I. Facts

  1. The "Cover Letter" Issue

    The controversial FBI information about Perry was contained in a five-page memorandum which was excised before distribution to protect informants. This memorandum was not compiled for employment purposes, but was the result of an FBI criminal investigation because of allegations, which the United States Attorney declined to prosecute, that Perry had impersonated a federal officer. The memorandum states that what it contains constitutes neither recommendations nor conclusions of the FBI, and says nothing one way or the other about hiring Perry.

    In Part I of the original panel opinion the possibility is suggested that a separate letter, characterized as a "cover letter," may have accompanied the FBI memorandum to the agencies. That "cover letter" stated that the FBI report "clearly reflects Perry's unstable nature." The majority opinion states, however, that the record does not disclose if in fact this "cover letter" was actually distributed to the interested federal agencies. Moreover, Judge Marovitz in his conscientious consideration of this case in a series of memorandum opinions makes no mention of the "cover letter," but does note that the "first page" of the memorandum itself clearly sets forth the admonishment that it contains neither recommendations nor conclusions of the FBI.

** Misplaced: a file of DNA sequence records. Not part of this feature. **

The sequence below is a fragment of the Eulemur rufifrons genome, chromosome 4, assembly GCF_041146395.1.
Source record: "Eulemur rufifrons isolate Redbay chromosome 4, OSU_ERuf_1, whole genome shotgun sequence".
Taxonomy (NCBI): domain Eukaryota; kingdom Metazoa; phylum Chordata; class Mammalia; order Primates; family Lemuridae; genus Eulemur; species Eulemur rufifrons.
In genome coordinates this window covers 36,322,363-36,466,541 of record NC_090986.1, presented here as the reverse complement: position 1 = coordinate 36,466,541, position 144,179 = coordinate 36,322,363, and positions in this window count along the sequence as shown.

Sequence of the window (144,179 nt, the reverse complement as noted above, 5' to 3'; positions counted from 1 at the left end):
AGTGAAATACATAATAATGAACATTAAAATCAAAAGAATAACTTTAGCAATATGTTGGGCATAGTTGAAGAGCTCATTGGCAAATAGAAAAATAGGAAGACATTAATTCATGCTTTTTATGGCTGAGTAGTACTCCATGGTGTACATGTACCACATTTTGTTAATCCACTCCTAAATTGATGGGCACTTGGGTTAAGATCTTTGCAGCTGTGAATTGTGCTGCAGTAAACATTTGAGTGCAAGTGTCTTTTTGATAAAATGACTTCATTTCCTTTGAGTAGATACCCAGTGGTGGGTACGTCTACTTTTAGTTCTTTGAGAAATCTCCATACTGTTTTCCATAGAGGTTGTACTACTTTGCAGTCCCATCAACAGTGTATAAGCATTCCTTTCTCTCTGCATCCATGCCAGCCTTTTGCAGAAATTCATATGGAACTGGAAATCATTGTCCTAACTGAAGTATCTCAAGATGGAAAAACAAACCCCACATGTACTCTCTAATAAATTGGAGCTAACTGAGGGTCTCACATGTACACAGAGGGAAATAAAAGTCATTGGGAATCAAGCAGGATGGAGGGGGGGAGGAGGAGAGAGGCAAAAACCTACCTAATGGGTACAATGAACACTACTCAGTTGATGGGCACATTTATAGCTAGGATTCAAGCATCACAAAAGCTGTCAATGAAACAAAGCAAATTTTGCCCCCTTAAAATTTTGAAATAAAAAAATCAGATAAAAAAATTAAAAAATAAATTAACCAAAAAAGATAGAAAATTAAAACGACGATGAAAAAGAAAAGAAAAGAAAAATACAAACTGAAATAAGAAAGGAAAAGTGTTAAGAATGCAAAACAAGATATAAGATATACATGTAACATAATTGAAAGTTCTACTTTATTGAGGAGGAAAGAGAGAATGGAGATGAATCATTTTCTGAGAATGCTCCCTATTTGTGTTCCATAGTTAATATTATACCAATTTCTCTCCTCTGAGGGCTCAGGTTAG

Perry now argues in a supplemental brief filed after oral argument that by including

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    the cover letter along with the five-page memorandum as an exhibit to his complaint he at least indirectly alleged its distribution by the FBI to the law enforcement agencies. Perry argues that he also "specifically averred that the FBI report was accompanied by the FBI cover letter." He did, but that is a little misleading. What he actually stated in his district court affidavit was that the five-page memorandum, prepared in the Chicago FBI office for Bureau Headquarters in Washington, was accompanied by the cover letter. There is no averment that FBI Headquarters then forwarded the cover letter to the agencies. Quite to the contrary, Perry's affidavit continually refers only to the distribution to the agencies of the "five-page" memorandum. With the cover letter it would have been six pages. It appears that the present cover letter issue on appeal was prompted only by the reference to it in the original panel opinion.